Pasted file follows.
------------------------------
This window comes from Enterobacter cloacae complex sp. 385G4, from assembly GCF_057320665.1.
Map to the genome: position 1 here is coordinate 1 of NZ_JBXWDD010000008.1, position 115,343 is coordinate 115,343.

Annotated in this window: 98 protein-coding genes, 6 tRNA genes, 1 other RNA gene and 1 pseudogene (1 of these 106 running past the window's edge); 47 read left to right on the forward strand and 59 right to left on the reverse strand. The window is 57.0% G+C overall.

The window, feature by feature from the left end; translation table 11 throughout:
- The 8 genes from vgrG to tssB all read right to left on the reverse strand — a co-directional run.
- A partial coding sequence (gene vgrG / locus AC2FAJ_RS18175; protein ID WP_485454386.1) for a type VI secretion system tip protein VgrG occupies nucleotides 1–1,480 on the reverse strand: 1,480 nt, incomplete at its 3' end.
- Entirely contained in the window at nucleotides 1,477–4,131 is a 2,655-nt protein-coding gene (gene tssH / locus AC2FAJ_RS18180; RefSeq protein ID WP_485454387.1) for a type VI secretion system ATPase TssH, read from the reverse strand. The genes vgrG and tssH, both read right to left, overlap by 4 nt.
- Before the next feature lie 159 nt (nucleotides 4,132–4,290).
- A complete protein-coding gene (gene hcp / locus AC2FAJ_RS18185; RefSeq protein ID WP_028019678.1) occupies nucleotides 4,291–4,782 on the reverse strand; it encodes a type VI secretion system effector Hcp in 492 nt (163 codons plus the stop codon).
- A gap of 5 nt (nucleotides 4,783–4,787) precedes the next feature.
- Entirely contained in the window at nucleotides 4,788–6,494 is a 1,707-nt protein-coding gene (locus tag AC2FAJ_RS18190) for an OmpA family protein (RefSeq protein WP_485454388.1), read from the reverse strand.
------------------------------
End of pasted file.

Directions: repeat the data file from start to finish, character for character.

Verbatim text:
This window comes from Enterobacter cloacae complex sp. 385G4, from assembly GCF_057320665.1.
Map to the genome: position 1 here is coordinate 1 of NZ_JBXWDD010000008.1, position 115,343 is coordinate 115,343.

Annotated in this window: 98 protein-coding genes, 6 tRNA genes, 1 other RNA gene and 1 pseudogene (1 of these 106 running past the window's edge); 47 read left to right on the forward strand and 59 right to left on the reverse strand. The window is 57.0% G+C overall.

The window, feature by feature from the left end; translation table 11 throughout:
- The 8 genes from vgrG to tssB all read right to left on the reverse strand — a co-directional run.
- A partial coding sequence (gene vgrG / locus AC2FAJ_RS18175; protein ID WP_485454386.1) for a type VI secretion system tip protein VgrG occupies nucleotides 1–1,480 on the reverse strand: 1,480 nt, incomplete at its 3' end.
- Entirely contained in the window at nucleotides 1,477–4,131 is a 2,655-nt protein-coding gene (gene tssH / locus AC2FAJ_RS18180; RefSeq protein ID WP_485454387.1) for a type VI secretion system ATPase TssH, read from the reverse strand. The genes vgrG and tssH, both read right to left, overlap by 4 nt.
- Before the next feature lie 159 nt (nucleotides 4,132–4,290).
- A complete protein-coding gene (gene hcp / locus AC2FAJ_RS18185; RefSeq protein ID WP_028019678.1) occupies nucleotides 4,291–4,782 on the reverse strand; it encodes a type VI secretion system effector Hcp in 492 nt (163 codons plus the stop codon).
- A gap of 5 nt (nucleotides 4,783–4,787) precedes the next feature.
- Entirely contained in the window at nucleotides 4,788–6,494 is a 1,707-nt protein-coding gene (locus tag AC2FAJ_RS18190) for an OmpA family protein (RefSeq protein WP_485454388.1), read from the reverse strand.